Gastrointestinal Microbiota: From metagenomic correlation to causative validation and bacteriotherapy design, 22 Feb

12-1pm, Wednesday 22 February, Seminar Room 1, TRF

Presented by Dr Samuel Forster, Research Fellow, Pathogens Group, Wellcome Trust Sanger Centre, Cambridge UK
NHMRC C.J. Martin Fellow, Centre for Innate Immunity and Infectious Disease, Hudson Institute of Medical Research

Sam's work combines microbiology, immunology and computational analysis to understand the functional role and community dynamics of the human microbiota in health and disease.
Understanding how our microbiota is acquired and the forces that cause it to change provides important insights into health and disease. Sam's research seeks to understand the relationship between host state, microbiota community and the susceptibility to diseases including infections by opportunistic pathogens such
as Clostridium difficile and Inflammatory Bowel Disease.

His research is focused on:
 Wide scale 16S profiling and metagenomic sequence based analysis to understand microbiota community structure
 Computational modeling and machine learning based approaches to understand microbiota community dynamics in health and dysbiotic disease
 Analysis of the diversity of host cellular and transcriptional responses using in-vitro and in-vivo models of human microbiota communities

This work ultimately seeks to provide novel bacteriotherapies and identify other therapeutic interventions to improve human health.

Monash Children's Hospital Information Session, 23 February

All staff are invited to the New Monash Children's Hospital Information Session:

     Thursday February 23,  2-3pm
     Monash Medical Centre Lecture Theatre 1

What will I learn?
·         Hear the latest exciting project news from Project Director Kym Forrest
·         Bring along any question that you may have about the new hospital and be part of the Q&A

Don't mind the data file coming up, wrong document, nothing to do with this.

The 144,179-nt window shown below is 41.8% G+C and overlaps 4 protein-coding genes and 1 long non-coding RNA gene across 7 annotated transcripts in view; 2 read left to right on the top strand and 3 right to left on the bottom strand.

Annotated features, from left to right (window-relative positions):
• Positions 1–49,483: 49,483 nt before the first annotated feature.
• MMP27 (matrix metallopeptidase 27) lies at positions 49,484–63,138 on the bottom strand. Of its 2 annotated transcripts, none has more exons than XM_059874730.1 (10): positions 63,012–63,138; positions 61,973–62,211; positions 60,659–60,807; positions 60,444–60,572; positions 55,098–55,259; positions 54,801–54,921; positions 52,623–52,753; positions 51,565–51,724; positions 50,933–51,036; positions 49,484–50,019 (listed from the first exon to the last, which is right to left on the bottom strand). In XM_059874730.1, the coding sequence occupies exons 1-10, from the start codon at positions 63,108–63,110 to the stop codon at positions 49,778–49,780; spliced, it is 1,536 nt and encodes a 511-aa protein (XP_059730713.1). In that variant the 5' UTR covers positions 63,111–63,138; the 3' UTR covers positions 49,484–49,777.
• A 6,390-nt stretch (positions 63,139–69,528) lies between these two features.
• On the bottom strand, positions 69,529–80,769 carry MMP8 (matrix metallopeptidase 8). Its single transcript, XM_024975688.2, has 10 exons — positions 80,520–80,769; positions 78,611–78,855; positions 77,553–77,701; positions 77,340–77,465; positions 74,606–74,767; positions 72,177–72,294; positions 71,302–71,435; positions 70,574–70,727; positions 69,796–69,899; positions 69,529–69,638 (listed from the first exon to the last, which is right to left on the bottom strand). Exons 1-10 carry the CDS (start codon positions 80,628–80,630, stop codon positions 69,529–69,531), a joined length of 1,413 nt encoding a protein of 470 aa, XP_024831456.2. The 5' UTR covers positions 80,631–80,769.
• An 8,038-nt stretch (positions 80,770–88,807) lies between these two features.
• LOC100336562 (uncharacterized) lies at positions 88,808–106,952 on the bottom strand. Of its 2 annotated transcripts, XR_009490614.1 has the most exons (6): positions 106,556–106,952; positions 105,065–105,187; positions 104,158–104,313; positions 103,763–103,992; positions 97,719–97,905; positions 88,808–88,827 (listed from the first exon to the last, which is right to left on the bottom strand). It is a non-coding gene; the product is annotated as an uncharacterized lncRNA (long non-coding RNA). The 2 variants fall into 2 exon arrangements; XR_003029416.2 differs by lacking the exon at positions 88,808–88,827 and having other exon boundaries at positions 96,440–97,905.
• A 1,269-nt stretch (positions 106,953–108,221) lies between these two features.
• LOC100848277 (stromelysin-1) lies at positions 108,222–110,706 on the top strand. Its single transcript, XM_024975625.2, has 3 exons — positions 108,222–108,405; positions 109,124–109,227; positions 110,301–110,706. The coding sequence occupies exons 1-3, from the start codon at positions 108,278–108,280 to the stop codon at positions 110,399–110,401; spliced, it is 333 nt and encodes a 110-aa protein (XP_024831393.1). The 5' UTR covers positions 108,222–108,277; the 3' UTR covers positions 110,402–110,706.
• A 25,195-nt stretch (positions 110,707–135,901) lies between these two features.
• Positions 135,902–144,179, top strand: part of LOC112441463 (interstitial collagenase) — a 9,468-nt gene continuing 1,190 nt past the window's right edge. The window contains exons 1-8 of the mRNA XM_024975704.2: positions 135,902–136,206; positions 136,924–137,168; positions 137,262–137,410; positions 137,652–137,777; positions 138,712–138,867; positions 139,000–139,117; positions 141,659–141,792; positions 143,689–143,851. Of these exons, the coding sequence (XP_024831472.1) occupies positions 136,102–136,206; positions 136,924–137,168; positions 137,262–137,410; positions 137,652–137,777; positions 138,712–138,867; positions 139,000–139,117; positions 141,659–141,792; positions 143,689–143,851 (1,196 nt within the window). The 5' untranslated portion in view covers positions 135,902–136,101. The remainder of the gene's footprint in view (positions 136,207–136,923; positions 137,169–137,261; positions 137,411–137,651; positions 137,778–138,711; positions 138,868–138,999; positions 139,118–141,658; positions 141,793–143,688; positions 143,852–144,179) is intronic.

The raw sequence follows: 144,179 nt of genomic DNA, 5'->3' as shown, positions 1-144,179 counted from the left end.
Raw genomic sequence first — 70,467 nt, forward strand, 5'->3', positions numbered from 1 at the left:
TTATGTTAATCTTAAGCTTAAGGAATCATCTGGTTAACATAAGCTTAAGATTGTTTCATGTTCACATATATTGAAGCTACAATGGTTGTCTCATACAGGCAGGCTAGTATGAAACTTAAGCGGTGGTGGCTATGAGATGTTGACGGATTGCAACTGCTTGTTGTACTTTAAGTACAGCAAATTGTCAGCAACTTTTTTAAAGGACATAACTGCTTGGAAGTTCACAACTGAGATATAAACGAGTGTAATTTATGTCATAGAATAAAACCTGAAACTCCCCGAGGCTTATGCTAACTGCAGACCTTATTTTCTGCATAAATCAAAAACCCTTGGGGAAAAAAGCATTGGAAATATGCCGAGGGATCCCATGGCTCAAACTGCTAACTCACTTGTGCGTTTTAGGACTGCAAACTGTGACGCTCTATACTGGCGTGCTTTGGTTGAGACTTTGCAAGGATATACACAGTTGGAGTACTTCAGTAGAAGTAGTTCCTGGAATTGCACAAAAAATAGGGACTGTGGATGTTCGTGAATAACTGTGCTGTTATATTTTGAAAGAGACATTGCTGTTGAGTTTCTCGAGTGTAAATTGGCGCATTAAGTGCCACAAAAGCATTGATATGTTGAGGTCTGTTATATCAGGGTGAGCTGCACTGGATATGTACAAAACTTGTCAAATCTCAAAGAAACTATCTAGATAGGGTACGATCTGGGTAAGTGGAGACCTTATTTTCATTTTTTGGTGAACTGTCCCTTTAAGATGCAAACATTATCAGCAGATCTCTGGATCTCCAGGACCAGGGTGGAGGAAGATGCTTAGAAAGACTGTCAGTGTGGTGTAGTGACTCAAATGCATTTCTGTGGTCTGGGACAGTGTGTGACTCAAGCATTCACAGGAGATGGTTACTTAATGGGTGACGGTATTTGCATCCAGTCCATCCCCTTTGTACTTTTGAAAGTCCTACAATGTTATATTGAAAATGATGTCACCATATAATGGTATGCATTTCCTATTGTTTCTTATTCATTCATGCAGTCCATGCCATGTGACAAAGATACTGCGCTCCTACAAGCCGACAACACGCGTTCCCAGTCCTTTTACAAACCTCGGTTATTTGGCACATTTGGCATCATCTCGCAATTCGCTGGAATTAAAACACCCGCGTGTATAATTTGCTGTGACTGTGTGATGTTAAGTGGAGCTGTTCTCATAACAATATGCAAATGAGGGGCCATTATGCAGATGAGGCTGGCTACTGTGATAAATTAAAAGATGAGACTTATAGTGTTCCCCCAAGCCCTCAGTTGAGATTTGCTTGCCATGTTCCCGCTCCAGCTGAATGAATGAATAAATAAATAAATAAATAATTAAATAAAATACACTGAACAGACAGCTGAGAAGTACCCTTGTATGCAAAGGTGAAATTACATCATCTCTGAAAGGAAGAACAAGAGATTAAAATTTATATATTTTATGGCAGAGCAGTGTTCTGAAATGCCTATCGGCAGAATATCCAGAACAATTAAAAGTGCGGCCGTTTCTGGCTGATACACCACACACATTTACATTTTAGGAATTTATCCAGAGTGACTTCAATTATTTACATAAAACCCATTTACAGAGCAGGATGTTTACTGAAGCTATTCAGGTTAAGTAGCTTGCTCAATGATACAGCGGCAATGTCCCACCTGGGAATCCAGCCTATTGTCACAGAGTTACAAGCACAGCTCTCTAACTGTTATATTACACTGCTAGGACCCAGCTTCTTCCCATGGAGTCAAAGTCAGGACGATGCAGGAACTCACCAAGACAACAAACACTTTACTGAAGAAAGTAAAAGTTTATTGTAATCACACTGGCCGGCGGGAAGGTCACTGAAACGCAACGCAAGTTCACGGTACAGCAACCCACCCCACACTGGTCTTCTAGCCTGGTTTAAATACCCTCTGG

Research Output Collection (ROC) Guidance for Researchers

In the lead up to the 2018 Excellence in Research Australia (ERA) submission, it is particularly important that all of your research outputs produced over 2011 - 2016 are comprehensively captured in our Monash system (Pure) to inform Monash’s submission. The information is also used to support the 2017 Promotion round, Academic Performance Reporting and is viewable on your researcher profile.

How can you check to see if all of your research outputs have been captured in Pure?

Step 1 – Check if you have any outputs harvested from Scopus that need to be imported

Log onto the Pure system and check to see if Pure has automatically harvested any outputs for you to claim. On the top right hand section of your screen select the ‘Candidates in Scopus’ option under the My personal tasks. 
 
Review each output listed:
·        If you are an author, select the ‘import’ option to add to your profile.
·        If you are not an author, select the ‘reject’ option and it will remove any association to the output.
·        If the system states the output has already been imported from Scopus, please select the ‘reject’ option to avoid duplication of the output record in Pure.
If the ‘Candidate in Scopus’ option does not appear on your screen, then you have no harvested outputs to review.

Step 2 – After you have completed the first step, you may still have missing outputs

To review a list of all your research outputs in Pure, click on Research Output from either the left navigation menu or in your My research tab.

​​ 
You can scroll down and view your outputs on the screen and check for completeness.  Or you can print or save the list of outputs by selecting the ‘Download list’ option at the bottom of the page.

If you would like to submit outputs which do not appear on your list, please forward the output details and a PDF copy or a link/doi for each output to the Research Outputs Collection Service (ROCS) team at adm-rocs-medicine@monash.edu. Alternatively, you can submit a copy of your CV highlighting the outputs to be entered to the ROCS team and they will input any missing outputs in the Pure system (please include links/doi/copies of the outputs as applicable).

Further information on research outputs can be found here. Alternatively, if you have any questions or would like any further information please contact Sian Wright on Sian.Wright@monash.edu or Annie Kelly in Ann.Kelly@monash.edu.